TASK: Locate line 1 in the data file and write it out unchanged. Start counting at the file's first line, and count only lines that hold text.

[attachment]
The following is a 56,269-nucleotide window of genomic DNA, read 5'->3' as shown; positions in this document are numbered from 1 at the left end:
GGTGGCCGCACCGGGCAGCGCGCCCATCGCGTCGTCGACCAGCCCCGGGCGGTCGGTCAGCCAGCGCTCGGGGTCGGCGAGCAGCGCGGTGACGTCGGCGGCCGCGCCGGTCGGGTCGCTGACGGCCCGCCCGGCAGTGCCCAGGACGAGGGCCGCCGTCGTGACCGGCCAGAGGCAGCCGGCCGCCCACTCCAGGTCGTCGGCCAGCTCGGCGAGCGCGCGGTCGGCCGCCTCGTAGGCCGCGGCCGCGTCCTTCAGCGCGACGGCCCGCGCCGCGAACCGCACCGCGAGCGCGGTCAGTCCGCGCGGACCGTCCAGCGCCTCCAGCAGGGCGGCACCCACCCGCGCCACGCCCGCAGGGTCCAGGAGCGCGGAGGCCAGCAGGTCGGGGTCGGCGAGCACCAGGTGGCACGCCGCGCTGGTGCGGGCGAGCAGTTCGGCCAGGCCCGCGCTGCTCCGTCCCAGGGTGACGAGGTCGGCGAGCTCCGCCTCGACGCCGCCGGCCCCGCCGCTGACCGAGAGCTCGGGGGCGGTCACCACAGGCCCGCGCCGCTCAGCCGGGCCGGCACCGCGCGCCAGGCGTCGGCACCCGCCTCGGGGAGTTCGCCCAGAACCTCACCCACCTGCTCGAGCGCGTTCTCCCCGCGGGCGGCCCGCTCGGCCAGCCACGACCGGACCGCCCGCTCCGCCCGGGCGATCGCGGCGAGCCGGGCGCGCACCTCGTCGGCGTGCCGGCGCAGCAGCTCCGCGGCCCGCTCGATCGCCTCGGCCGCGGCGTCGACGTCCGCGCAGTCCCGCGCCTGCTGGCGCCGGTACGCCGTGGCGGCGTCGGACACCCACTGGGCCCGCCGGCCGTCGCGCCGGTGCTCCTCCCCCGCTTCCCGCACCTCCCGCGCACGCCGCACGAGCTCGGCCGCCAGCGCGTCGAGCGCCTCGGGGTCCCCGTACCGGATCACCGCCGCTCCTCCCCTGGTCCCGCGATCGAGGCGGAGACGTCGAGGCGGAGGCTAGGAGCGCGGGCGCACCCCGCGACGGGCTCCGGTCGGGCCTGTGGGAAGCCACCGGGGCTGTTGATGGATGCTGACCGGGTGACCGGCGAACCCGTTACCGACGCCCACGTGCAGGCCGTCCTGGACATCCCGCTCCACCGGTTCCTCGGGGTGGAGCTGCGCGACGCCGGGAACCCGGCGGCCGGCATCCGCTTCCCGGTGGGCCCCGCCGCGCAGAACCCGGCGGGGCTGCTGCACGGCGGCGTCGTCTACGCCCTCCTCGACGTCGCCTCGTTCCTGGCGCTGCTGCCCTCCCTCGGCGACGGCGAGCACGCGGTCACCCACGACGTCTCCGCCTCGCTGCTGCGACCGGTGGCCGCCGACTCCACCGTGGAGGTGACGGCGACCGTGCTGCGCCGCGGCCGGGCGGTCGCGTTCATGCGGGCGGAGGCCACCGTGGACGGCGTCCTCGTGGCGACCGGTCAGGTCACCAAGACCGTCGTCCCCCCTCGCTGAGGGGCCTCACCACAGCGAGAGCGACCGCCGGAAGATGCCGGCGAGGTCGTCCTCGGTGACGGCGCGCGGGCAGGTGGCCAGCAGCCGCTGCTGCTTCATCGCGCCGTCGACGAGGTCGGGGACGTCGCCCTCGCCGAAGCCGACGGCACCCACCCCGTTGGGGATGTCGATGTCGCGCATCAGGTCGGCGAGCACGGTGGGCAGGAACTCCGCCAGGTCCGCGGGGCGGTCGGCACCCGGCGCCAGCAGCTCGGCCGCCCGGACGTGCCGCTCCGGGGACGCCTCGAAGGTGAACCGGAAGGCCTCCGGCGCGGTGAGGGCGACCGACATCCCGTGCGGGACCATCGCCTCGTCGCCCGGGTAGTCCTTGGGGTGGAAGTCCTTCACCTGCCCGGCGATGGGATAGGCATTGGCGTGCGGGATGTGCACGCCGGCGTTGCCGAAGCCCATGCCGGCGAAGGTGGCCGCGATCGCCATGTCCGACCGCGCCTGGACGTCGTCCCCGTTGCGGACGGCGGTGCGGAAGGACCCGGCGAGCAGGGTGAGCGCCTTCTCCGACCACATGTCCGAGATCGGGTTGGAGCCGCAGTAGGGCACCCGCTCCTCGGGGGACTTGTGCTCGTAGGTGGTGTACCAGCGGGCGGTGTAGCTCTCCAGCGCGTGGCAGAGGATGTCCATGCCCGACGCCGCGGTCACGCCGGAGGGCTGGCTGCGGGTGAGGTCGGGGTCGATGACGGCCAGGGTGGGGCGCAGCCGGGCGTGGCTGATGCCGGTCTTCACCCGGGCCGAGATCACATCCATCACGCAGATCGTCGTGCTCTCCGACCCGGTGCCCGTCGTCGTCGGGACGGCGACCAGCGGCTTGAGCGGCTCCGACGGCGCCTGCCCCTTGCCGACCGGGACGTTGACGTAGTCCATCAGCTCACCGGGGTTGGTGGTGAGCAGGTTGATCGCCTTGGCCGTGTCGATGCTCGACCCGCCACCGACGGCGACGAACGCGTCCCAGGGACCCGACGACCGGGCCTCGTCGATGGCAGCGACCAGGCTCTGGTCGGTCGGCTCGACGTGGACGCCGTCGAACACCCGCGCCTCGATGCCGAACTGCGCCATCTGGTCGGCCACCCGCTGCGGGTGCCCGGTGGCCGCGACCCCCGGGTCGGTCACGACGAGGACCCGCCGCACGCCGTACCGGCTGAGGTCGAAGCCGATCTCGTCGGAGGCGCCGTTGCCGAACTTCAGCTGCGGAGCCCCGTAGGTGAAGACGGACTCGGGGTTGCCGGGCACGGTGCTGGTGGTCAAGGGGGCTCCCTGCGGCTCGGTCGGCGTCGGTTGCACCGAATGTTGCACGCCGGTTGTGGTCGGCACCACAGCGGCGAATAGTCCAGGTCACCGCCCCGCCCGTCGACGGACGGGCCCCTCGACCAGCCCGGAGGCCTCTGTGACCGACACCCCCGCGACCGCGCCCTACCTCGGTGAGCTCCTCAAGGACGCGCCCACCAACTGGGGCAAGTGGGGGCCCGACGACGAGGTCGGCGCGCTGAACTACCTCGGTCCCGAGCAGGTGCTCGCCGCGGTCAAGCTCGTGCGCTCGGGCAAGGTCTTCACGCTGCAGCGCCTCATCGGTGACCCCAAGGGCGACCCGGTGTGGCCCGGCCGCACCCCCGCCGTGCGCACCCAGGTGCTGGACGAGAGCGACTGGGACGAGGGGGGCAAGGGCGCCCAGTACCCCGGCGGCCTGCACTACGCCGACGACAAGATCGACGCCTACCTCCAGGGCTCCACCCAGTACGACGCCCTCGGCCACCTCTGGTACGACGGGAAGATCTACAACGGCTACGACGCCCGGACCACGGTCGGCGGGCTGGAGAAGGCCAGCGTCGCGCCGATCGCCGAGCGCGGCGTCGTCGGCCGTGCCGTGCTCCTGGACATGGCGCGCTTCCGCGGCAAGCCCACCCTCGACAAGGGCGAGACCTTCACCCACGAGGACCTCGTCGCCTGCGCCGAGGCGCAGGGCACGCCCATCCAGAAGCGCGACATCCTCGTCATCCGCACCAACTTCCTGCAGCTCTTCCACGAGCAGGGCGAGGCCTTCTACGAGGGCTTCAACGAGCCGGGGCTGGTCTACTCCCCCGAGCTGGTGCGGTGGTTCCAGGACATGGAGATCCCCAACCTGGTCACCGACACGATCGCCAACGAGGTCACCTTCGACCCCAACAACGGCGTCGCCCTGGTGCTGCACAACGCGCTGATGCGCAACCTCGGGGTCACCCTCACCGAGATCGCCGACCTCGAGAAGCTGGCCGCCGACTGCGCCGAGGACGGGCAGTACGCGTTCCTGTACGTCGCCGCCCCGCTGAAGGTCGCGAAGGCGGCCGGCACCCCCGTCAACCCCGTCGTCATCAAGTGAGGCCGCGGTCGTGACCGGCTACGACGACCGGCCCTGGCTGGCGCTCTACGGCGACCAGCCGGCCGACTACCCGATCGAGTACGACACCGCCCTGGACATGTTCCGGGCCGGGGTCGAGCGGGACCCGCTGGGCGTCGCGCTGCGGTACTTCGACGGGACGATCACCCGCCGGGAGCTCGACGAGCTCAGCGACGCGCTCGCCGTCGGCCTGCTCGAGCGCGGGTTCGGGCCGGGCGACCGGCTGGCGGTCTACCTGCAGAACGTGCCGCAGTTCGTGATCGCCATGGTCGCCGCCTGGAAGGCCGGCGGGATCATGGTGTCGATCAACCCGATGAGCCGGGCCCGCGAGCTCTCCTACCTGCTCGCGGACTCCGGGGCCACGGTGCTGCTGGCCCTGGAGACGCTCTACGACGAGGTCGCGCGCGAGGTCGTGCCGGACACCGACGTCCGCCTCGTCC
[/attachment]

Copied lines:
The following is a 56,269-nucleotide window of genomic DNA, read 5'->3' as shown; positions in this document are numbered from 1 at the left end: